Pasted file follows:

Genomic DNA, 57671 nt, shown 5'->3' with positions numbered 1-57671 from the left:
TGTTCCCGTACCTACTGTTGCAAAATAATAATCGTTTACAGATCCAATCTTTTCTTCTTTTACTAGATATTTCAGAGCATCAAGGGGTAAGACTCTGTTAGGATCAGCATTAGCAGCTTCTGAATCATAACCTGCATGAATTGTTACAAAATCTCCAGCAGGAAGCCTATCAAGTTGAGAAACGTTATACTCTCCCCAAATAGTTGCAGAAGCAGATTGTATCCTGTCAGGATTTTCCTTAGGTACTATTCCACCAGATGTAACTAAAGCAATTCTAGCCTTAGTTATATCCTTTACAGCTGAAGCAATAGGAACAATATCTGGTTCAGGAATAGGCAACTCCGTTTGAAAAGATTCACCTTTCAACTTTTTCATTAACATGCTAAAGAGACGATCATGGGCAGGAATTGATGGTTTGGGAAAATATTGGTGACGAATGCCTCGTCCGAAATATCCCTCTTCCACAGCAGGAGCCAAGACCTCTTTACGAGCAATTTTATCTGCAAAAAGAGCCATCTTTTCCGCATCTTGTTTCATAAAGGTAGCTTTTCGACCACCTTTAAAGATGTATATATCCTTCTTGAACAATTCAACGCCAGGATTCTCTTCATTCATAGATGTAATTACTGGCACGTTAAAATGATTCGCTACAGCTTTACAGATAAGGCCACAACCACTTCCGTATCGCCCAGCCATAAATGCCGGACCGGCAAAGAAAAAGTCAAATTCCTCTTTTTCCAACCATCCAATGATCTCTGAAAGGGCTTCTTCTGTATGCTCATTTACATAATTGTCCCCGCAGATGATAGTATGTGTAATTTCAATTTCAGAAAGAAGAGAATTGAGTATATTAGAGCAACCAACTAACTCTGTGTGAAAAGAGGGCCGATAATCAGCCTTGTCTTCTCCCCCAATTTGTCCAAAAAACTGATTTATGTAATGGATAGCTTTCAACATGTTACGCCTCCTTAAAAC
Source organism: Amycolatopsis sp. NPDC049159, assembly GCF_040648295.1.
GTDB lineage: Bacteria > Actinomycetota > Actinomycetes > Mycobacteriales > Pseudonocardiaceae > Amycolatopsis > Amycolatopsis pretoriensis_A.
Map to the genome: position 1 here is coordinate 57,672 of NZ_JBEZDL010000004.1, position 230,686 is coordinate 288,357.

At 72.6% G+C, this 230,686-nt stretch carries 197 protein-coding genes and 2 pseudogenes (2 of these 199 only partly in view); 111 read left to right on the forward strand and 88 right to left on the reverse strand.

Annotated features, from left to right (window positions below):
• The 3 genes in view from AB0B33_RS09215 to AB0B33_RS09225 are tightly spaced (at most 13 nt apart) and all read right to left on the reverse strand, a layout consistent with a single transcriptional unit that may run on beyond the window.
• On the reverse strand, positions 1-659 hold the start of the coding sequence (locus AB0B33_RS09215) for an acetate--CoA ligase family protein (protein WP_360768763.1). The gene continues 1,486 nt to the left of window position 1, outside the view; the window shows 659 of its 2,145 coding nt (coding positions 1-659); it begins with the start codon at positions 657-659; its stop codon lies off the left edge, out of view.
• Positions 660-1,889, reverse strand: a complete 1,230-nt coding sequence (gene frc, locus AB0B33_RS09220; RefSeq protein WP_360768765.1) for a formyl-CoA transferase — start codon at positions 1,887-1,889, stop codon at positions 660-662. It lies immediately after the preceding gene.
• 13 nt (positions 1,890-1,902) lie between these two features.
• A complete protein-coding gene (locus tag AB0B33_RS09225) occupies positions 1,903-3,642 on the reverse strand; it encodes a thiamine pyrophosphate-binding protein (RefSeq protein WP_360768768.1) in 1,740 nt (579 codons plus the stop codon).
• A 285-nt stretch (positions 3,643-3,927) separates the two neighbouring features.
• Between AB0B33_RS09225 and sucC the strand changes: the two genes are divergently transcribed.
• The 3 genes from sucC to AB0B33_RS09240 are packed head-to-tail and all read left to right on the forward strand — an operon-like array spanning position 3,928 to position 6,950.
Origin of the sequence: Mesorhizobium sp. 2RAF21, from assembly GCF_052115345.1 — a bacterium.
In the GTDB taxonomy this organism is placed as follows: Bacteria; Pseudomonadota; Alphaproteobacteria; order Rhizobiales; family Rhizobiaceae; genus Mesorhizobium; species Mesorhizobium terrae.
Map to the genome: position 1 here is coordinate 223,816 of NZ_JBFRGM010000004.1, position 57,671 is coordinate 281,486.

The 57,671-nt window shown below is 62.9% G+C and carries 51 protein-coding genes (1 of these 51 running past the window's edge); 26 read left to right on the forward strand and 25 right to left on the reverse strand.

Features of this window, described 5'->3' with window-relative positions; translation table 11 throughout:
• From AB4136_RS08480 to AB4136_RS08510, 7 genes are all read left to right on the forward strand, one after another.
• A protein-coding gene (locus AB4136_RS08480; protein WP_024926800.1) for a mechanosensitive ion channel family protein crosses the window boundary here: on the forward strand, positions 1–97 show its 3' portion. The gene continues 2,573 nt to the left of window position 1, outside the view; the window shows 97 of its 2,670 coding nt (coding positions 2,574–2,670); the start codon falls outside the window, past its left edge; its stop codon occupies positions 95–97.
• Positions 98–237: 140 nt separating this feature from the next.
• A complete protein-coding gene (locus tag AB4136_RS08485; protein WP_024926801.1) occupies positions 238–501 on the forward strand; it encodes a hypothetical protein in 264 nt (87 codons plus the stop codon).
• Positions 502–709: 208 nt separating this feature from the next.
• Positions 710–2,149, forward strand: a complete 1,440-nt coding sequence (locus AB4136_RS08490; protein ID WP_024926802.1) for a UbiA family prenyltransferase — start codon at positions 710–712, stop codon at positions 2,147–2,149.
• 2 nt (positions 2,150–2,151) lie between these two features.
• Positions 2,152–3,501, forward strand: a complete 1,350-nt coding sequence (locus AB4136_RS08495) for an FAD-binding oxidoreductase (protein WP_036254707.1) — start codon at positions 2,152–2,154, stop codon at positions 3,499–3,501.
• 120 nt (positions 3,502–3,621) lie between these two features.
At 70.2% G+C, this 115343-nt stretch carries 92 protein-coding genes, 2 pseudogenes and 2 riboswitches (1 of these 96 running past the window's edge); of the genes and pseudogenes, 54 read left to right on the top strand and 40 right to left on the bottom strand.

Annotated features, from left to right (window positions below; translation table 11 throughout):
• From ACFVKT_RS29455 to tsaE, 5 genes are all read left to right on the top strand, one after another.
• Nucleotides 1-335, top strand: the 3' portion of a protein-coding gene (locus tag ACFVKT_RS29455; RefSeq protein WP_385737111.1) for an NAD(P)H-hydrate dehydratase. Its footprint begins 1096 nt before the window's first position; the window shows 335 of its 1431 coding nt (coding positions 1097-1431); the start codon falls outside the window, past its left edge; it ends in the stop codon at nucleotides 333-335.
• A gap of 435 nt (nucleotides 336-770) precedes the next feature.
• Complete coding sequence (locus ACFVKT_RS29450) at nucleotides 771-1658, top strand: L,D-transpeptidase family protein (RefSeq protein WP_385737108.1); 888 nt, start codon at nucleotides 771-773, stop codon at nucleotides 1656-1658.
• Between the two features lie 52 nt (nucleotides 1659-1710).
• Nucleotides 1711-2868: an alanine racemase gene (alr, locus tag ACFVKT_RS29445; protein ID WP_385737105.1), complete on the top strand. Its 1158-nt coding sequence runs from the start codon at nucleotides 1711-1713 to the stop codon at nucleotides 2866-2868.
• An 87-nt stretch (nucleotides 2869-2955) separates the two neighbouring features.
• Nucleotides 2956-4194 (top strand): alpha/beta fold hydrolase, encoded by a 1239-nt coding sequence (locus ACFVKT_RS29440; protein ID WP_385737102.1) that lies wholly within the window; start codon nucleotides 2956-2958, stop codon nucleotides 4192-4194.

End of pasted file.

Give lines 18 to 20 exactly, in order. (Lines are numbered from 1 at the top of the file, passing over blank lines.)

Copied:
Map to the genome: position 1 here is coordinate 223,816 of NZ_JBFRGM010000004.1, position 57,671 is coordinate 281,486.

The 57,671-nt window shown below is 62.9% G+C and carries 51 protein-coding genes (1 of these 51 running past the window's edge); 26 read left to right on the forward strand and 25 right to left on the reverse strand.

Features of this window, described 5'->3' with window-relative positions; translation table 11 throughout: